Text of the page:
Another specialty at Vumbura: a peaceful, slow-moving ride aboard a traditional mokoro (dugout canoe) through the Delta’s narrow channels, which provides a unique vantage point for animal sightings.
Training to become a “poler” can take years—to balance standing up is quite a challenge! That said, many of the guides at Vumbura—like Sparks, seen here—are born and raised in the Delta and grew up using makoro to fish.
Heading next to Selinda Camp is a remote and wild experience. The 320,000-acre Selinda Reserve is home to more than 300 species of birds and only three camps. Great Plains Conservation, which manages the camp, has numerous wildlife conservation endeavors through its non-profit foundation, particularly anti-poaching efforts to benefit Africa’s dwindling rhino and lion populations.
Lions are among the most abundant sightings at Selinda. The concession is frequented by numerous prides, one of which reaches nearly 20 individuals. Prides of this size have become a rarity; environmentalists believe the lions’ decision to base themselves at Selinda is due in large part to the reserve’s limited human footprint.
Older cats, like this female pride, are unfazed by intense thunderstorms.
Make a point to check out the other properties in the concession, including the Relais & Chateaux Zarafa Camp. Zarafa adheres to Great Plains’ “leave no trace” conservationist approach, meaning that the entire property could be dismantled within a few months and leave no indication of its existence.
Guestrooms at Zarafa have a distinct Out of Africa vibe, albeit one with unparalleled luxury (the camp is a favorite among Hollywood celebs). Rooms are completely tented but have high-tech amenities like cooling systems inside the canopy beds for hot summer nights and a brass-covered automatic coal heater for winter.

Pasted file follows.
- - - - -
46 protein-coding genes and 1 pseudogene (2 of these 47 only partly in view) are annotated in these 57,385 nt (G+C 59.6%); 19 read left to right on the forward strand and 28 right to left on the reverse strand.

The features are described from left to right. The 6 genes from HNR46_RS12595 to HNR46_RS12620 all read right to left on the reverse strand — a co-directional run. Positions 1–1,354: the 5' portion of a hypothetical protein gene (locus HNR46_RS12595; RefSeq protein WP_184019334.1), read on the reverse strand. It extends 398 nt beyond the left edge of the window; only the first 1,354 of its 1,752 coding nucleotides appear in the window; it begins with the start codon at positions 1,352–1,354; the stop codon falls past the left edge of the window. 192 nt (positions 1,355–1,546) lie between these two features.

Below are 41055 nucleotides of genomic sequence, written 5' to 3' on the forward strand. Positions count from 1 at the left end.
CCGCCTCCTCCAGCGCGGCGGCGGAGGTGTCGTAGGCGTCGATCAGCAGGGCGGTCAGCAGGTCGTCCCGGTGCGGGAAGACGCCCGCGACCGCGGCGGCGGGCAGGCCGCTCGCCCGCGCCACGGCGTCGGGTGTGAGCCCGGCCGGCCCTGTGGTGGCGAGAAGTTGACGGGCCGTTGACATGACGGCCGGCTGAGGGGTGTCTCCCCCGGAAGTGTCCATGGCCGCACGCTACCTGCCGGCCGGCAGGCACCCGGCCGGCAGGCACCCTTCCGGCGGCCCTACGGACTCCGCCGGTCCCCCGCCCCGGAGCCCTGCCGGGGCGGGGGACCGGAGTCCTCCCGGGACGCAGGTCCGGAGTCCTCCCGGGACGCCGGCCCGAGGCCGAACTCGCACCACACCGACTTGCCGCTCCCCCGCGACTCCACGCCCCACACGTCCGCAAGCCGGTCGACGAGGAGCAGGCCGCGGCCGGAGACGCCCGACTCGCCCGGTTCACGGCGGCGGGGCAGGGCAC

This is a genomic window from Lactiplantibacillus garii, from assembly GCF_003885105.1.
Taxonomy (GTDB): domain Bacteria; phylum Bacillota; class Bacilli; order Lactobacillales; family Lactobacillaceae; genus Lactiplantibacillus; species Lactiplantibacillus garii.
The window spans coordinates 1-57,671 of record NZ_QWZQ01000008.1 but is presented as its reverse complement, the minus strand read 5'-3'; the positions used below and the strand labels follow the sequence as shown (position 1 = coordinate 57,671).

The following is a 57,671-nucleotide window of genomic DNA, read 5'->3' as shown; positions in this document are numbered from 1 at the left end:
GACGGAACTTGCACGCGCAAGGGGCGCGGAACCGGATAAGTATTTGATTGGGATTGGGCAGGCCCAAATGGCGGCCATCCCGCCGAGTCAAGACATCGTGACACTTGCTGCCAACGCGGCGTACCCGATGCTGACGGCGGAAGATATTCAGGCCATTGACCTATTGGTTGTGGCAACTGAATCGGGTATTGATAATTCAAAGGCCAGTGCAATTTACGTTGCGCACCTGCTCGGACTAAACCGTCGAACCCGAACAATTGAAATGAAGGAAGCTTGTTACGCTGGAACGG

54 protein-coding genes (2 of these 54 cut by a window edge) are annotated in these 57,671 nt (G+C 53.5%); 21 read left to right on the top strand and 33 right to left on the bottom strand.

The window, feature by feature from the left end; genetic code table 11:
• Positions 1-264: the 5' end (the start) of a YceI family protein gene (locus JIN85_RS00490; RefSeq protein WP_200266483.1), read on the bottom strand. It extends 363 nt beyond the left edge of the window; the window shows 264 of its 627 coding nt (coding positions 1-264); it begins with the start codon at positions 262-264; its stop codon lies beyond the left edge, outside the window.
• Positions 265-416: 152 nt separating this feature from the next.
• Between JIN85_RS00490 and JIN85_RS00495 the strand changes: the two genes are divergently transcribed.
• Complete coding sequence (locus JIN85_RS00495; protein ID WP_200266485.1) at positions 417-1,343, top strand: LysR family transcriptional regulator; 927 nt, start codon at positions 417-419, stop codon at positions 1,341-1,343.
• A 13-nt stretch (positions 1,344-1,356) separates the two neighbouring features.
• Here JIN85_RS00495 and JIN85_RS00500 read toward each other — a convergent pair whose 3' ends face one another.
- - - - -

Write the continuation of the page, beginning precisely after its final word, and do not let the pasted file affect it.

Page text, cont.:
At Zarafa, wildlife sightings as you bathe in your suite’s outdoor shower are considered a norm.
We were incredibly lucky to spot a pack of African wild dogs at Selinda; they are one of the world’s most endangered species. These dogs had just hunted an impala, which they did using carefully orchestrated tactics.
After a week on safari in Botswana, Wilderness’s Toka Leya in Zambia is an ideal final stop. The camp is near the town of Livingstone—the main gateway to Victoria Falls—but its exclusive location inside a national park offers a more remote setting on the banks of the Zambezi River.
Toka Leya is one of the few places where travelers can encounter the endangered white rhino. This small population was rescued from poachers in South Africa and is now monitored around the clock by rifle-yielding guards from the Zambian Wildlife Authority.
A visit to Victoria Falls is obligatory. Even in the dry season, the falls provide a picture-perfect ending to any Botswana itinerary.